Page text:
Building the network can be part of everything we do. We can ask reporters who else shares their worries, who they see being protective or helpful, and who’s eyes they see lighting up when they see the children. If we call parents to set up a meeting, we can invite them to have people they trust at the meeting supporting them. When we first meet families, we can ask who they want to invite to be part of their children’s safety network. If we think children are in imminent danger, we can ask parents if they’re willing to call people they know to help them create immediate safety, or if it would be easier on them if their children go to foster care. We can use the family safety circle or family finding matrix or other family finding tools. We can clearly define the need for the network in the safety goal and trajectory. When we get started on the safety plan we can ask if there’s enough people to make the plan work. If there are challenges with the plan or network, we can ask again. If all else fails, we can ask parents if it would be better for them if we used our statutory authority or got a court order to do a relative search.
Safety Goals with Trajectories:
I’ve struggled with getting a vision for creating and using a trajectory effectively since the day Andrew pointed out Susie’s trajectory on page 24 and 25 of their Working With ‘Denied Child Abuse’book. Then I saw how Andrew was increasingly putting more of the trajectory into the safety goal. The thinking around what we need to see to safely close the case, and which Signs of Safety tools are needed in our work with this family, fit well together. I can delete the steps that aren’t needed from the basic template below and even add in other things required by the agency and court to describe a clear path from where things are now to case closing.
The agency will be ready to close the case when:
- all involved professionals are prepared for us to do this work this way, and
- parents have supported the worker in doing My Three Houses with the children, and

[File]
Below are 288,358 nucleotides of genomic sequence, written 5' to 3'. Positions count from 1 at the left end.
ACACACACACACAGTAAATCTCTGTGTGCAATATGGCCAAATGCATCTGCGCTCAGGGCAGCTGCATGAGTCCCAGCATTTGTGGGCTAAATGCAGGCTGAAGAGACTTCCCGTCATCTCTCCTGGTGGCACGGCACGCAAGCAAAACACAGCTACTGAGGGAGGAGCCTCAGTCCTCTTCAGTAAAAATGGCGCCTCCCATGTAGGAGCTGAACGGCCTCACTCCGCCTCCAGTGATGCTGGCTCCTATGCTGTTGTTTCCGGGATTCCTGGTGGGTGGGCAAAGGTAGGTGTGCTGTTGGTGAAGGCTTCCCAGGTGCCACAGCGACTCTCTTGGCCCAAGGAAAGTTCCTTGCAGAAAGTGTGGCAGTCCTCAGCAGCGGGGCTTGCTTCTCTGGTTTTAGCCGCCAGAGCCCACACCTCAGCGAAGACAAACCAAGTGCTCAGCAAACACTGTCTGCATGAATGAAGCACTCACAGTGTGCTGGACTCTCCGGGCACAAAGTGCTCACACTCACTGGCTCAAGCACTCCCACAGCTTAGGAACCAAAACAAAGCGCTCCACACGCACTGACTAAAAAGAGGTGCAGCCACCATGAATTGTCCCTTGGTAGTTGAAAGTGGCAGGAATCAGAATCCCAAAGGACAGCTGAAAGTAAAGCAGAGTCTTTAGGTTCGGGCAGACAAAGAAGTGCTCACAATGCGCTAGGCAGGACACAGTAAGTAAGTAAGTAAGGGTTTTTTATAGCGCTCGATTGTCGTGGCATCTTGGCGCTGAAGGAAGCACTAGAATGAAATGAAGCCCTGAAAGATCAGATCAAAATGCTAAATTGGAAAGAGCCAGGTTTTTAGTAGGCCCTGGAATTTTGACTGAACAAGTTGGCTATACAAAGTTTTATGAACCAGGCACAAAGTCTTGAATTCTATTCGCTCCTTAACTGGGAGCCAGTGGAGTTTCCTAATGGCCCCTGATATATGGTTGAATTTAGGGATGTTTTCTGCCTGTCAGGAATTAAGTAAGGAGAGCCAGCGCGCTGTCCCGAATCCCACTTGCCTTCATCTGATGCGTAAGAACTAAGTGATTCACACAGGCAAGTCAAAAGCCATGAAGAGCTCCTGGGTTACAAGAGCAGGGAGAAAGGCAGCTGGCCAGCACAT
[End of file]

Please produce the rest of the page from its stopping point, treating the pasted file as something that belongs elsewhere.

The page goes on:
- parents have reviewed the map and given the worker honest feedback about what they like and don’t like, and the worker has improved the map as a result, and
- parents and worker have written the Words and Pictures story together and the worker has read it to the children with the network present, and
- the parents and network have come up with a beginning safety plan, and
- The plan has been practiced, and the parents and network have used a family safety journal or found another way to show the worker the rules of the plan are being followed and the plan is working, and/or a parent or network member has brought the network back together to improve and sharpen the safety plan, and
- The safety network is successfully holding the parents accountable so that good things are happening consistently (the basic safety goal) that are the inverse of the harm and danger statement, and
- The parents and network have added the rules of the safety plan to the Words and Pictures story to tell the children who is doing what to keep them safe and meet their needs, and the updated story has been read to the children with the network present, and
- The agency can see by everyone’s numbers on the safety scale(s) below and all the strengths and existing safety that’s been added to the map that the case can be safely closed.
I like how completed steps can be deleted as the map is updated so what still needs to be done is always clear, and especially how safety goals written this way help to show the value of the safety scale.
If we map, asking what else is good until every last good thing is written down, then create a scale that summarizes the biggest worries as 0 and best hopes as 10, get everyone’s number on the scale, and then ask what makes everyone’s number as high as it is, we’ll get a whole new set of good things. These good things will relate more directly to the worries in the map. We can build a lot of safety around danger simply by doing more of what’s already working.
Family specific safety scales, where are our harm and danger statements are 0 and our corresponding basic safety goals are 10, are like the nuclear fusion of Signs of Safety, and when we go looking for how often and how well we use them, we might think we’re worried they’re radioactive. What would happen if we had them in play within a day or two of starting work with every family, if we used our safety scales every time we met with the family and the network, and if we added all the strengths and existing safety this process uncovers to the map?